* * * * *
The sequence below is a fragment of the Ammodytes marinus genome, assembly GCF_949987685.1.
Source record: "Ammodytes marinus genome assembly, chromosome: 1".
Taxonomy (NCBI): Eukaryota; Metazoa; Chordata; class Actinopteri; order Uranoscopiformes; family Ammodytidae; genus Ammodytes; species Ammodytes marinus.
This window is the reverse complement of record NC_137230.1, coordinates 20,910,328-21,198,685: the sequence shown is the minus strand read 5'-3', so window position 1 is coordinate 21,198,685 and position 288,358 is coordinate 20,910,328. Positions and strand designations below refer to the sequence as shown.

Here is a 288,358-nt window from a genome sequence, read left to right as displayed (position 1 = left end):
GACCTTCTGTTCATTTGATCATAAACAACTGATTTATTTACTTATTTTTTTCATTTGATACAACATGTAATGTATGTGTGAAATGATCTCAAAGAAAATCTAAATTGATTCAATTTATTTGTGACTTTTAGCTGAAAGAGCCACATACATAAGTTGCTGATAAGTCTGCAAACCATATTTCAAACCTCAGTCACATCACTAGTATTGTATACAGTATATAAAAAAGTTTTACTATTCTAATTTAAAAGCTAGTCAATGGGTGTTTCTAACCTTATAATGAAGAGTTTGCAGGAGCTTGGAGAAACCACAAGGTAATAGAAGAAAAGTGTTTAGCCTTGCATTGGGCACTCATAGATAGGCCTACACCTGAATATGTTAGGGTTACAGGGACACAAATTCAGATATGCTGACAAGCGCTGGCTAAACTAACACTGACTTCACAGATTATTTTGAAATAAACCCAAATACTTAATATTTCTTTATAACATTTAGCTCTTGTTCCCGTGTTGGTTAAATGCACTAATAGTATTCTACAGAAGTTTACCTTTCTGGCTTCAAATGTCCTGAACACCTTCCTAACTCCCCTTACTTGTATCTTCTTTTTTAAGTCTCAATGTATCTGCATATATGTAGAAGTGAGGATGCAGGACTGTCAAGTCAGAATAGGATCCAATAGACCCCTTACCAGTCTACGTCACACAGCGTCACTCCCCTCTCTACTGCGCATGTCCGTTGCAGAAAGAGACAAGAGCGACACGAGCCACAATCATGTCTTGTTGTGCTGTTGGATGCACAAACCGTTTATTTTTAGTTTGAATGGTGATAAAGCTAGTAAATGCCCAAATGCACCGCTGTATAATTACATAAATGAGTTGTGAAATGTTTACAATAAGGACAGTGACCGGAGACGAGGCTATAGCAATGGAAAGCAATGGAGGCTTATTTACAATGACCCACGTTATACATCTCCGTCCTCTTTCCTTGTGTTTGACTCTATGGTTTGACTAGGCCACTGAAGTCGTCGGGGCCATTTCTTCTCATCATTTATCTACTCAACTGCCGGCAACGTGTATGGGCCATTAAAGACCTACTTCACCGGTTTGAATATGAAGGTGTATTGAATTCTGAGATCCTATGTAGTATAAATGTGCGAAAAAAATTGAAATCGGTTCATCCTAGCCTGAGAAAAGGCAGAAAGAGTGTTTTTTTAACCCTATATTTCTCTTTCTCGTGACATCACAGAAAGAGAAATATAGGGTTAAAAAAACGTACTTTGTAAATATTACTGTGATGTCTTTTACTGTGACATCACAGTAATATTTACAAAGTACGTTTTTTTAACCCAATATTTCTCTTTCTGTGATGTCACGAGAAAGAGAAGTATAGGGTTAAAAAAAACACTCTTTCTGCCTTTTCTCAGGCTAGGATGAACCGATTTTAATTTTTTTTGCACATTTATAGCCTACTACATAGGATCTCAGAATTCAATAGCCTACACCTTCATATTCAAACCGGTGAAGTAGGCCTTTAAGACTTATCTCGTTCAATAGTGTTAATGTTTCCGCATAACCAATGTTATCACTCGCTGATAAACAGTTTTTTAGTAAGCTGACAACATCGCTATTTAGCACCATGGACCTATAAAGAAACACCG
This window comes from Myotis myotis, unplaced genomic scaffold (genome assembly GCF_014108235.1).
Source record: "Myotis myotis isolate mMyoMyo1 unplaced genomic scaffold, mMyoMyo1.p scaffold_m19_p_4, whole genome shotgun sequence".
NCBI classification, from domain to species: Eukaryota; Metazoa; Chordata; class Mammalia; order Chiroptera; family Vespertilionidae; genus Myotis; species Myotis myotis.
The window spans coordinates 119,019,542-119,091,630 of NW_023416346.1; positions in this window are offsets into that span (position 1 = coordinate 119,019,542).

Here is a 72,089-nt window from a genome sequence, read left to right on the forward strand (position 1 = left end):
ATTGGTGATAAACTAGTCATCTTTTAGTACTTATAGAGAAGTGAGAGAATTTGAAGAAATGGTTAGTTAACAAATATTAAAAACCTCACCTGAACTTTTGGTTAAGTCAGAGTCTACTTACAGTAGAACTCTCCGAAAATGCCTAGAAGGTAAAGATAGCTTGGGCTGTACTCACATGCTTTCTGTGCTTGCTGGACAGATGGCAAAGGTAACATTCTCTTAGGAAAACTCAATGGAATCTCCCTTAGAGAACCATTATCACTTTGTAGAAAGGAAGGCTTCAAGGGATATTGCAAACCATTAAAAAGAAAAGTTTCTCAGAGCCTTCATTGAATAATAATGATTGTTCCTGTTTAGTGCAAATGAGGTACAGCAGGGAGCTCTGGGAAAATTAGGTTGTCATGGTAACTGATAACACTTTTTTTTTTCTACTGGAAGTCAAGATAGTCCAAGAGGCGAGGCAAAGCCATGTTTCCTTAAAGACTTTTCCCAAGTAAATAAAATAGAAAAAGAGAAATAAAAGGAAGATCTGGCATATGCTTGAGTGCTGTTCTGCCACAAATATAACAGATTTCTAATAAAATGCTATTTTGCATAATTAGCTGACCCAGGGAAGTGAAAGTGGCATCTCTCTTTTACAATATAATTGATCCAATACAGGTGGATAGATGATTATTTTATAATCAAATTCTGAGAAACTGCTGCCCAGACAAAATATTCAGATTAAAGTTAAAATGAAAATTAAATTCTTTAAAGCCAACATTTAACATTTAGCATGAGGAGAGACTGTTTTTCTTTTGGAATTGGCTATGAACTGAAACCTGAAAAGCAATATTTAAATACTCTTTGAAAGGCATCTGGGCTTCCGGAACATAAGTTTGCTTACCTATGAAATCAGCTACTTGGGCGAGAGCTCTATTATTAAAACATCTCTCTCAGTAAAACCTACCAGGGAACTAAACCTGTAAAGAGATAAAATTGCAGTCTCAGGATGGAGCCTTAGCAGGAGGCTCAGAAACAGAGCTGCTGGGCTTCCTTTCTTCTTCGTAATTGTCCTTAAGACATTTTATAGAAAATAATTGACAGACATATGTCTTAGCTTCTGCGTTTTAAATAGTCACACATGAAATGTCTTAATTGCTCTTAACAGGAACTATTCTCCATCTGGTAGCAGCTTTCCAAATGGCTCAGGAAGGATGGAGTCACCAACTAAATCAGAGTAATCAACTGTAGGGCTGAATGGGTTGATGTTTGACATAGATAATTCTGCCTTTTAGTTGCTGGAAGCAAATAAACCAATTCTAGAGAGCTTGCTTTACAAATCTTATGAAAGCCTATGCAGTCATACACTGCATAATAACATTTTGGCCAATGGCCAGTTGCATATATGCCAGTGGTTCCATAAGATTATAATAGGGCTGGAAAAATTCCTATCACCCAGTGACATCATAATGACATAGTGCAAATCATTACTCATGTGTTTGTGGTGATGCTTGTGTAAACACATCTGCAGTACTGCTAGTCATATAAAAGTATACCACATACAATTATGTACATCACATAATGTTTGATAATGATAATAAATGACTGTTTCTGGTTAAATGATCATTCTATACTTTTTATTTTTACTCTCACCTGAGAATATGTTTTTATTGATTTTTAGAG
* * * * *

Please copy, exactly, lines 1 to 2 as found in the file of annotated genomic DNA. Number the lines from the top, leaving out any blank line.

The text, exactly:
The sequence below is a fragment of the Ammodytes marinus genome, assembly GCF_949987685.1.
Source record: "Ammodytes marinus genome assembly, chromosome: 1".